Life Cycle of the Cotton Plant

Updated February 21, 2017

The United States has fourteen major cotton producers that produce one of five species of cotton: Egyptian, Sea Island, American Pima, Asiatic and Upland. Cotton is a slow-growing plant and requires at least 160 days that are frost-free. Cotton is typically grown in the southern portion of the United States, including Texas, California, New Mexico, Arizona, Oklahoma, Alabama, Arkansas, Georgia, Louisiana, Mississippi, North Carolina, South Carolina, Tennessee, Virginia and Missouri. These states have a lot of sun, fertile soil, a lot of water and a long growing season.


After the seed is planted, it takes up to five to 10 days to germinate and sprout. The cotton plant will grow two small leaves, called cotyledons, which will grab the sun and turn it in to nutrition for the plant through a process called photosynthesis. The process gathers nutrients that help the plant grow and develop a root system. Mississippi State University suggests that seeds should not be planted until the temperature reaches more than 16.1 degrees Celsius for at least 10 days. If it takes more than 10 days for the seed to produce strong cotyledons, the crop could be only 1/3 of the potential yield from the plant, according to MSU.


The initial leaves will assist the root system in its development. This root system is vital, because cotton is a rapidly growing plant and needs the support at the roots. After the system is developed, more leaves begin to appear. This will take two to four weeks. After the second set of leaves appear, the plant grows rapidly, reaching two to five feet tall while it adds more leaves rapidly. The strength of the seedling will determine the cotton harvest output.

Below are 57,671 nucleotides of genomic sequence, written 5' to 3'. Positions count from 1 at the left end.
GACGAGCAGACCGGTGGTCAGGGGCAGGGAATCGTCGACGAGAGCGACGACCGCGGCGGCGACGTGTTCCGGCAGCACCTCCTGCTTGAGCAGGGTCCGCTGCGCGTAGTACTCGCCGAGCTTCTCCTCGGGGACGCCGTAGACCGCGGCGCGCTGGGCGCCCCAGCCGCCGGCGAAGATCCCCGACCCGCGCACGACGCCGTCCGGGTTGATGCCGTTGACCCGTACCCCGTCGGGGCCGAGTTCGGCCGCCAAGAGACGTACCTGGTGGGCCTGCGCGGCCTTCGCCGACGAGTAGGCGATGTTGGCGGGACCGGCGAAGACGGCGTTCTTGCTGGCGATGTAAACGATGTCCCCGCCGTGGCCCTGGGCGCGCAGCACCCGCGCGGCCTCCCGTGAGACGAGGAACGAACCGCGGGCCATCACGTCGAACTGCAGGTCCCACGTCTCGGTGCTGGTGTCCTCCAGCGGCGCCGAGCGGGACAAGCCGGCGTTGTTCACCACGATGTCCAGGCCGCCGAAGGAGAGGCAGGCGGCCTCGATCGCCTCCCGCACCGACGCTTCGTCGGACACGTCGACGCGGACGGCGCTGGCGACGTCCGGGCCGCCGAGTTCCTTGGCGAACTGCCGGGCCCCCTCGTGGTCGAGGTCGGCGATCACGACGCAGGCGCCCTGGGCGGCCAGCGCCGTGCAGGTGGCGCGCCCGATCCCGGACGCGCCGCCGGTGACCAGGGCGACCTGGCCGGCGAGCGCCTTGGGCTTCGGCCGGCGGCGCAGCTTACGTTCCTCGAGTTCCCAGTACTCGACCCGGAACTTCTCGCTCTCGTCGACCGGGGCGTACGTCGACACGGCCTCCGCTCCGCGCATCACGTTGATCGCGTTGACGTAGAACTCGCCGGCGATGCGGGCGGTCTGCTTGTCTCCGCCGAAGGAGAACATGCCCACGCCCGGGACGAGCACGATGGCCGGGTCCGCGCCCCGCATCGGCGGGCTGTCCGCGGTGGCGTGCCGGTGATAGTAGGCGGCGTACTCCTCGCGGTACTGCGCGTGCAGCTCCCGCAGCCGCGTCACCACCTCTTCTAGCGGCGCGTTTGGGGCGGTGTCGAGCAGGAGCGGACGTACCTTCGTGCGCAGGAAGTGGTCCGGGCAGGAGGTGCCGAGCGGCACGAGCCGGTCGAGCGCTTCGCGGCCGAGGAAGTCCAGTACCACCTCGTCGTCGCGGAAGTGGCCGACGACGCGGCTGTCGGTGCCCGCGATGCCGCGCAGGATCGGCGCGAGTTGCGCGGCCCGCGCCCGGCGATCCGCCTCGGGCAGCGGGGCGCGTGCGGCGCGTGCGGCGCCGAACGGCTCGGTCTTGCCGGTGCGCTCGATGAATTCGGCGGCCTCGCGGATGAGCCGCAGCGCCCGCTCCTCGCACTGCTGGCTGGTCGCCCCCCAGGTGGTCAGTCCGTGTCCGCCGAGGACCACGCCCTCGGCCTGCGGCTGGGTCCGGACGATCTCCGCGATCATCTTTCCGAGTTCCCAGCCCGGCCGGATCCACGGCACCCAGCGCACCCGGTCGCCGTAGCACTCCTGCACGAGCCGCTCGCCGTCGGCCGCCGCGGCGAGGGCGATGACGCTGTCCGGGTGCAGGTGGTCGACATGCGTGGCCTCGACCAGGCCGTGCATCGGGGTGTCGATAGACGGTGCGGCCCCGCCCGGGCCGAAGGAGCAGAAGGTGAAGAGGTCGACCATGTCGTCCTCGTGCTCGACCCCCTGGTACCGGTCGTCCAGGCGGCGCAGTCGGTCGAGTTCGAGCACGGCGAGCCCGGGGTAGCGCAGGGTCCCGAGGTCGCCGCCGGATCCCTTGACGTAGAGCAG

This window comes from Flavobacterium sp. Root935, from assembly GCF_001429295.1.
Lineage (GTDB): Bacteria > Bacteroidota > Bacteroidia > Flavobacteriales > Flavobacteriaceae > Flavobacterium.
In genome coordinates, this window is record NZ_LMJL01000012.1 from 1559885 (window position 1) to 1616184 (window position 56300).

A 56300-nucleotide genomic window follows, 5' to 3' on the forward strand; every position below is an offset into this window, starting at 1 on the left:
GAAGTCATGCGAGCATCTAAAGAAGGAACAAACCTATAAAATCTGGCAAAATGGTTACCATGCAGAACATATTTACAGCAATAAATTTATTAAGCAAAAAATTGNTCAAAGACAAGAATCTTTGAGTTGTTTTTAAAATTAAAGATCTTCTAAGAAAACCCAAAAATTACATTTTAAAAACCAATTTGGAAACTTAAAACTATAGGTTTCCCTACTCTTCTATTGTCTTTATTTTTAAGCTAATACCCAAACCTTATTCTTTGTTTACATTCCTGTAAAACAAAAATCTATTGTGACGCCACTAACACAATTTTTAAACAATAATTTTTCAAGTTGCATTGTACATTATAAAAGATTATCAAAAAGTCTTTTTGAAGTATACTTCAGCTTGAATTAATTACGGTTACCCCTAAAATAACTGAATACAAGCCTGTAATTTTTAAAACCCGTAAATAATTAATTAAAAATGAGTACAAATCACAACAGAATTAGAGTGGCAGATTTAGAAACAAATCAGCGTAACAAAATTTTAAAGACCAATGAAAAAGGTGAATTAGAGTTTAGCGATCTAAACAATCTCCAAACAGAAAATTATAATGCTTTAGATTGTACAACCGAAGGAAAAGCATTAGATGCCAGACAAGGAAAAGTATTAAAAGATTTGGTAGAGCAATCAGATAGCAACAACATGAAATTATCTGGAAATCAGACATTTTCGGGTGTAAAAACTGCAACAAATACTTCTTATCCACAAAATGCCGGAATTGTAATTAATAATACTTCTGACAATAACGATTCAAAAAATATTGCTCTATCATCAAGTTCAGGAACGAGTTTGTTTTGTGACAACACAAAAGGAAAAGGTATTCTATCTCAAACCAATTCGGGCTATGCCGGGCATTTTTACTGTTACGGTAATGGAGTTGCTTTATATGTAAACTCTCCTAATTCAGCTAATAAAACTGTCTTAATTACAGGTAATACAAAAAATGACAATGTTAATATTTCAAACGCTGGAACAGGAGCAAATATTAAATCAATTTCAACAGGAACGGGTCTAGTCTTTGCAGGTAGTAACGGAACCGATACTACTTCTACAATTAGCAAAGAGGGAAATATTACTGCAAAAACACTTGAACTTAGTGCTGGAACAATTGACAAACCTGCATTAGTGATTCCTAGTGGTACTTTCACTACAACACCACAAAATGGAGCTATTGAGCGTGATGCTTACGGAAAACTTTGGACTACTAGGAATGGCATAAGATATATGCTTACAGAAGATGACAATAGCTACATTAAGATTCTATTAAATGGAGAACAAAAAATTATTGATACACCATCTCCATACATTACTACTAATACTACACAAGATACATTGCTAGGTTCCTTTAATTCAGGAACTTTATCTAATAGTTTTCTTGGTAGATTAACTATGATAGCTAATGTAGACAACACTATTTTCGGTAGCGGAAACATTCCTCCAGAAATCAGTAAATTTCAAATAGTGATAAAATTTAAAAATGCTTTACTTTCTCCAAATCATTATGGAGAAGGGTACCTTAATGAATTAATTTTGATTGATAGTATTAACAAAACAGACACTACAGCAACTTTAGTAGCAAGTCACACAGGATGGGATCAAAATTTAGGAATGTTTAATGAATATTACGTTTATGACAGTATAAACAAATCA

Flowering or Squares

Flower buds, called squares, will appear on the plant within five to seven weeks after it is planted. They will be white, creamy flowers, and the pollination process begins within 24 hours of the buds appearance. Dry, hot days are necessary for pollination. One hundred degree Fahrenheit temperatures and little water are necessary during the pollination days. If either condition is not met, the cotton plant production will decrease severely.


Cotton fibres grow from the seeds inside the boll. The boll begins to appear for 20 days after pollination, and the plant focuses its nutrition in this area. After the boll stops growing, 15 to 25 days after pollination, the boll fills with cellulose.


After the cellulose has filled the boll, the boll bursts and the cotton spills out. These are called carpels, according to Cotton's Journey. The cotton that spills out is called locks, and once the carpels dry, they are called burr, according to Cotton's Journey. This will happen 105 to 130 days after the initial seed is planted. As the cotton dries, it is fluffed and matures.

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About the Author

Rebekah Smith is a writer and editor from Montana and the owner of several businesses. Smith has consulted and worked with businesses in the fields of commercial greenhouses, ecommerce, technology and home improvement. She holds a Master of Business Administration and is working on a Ph.D. in business.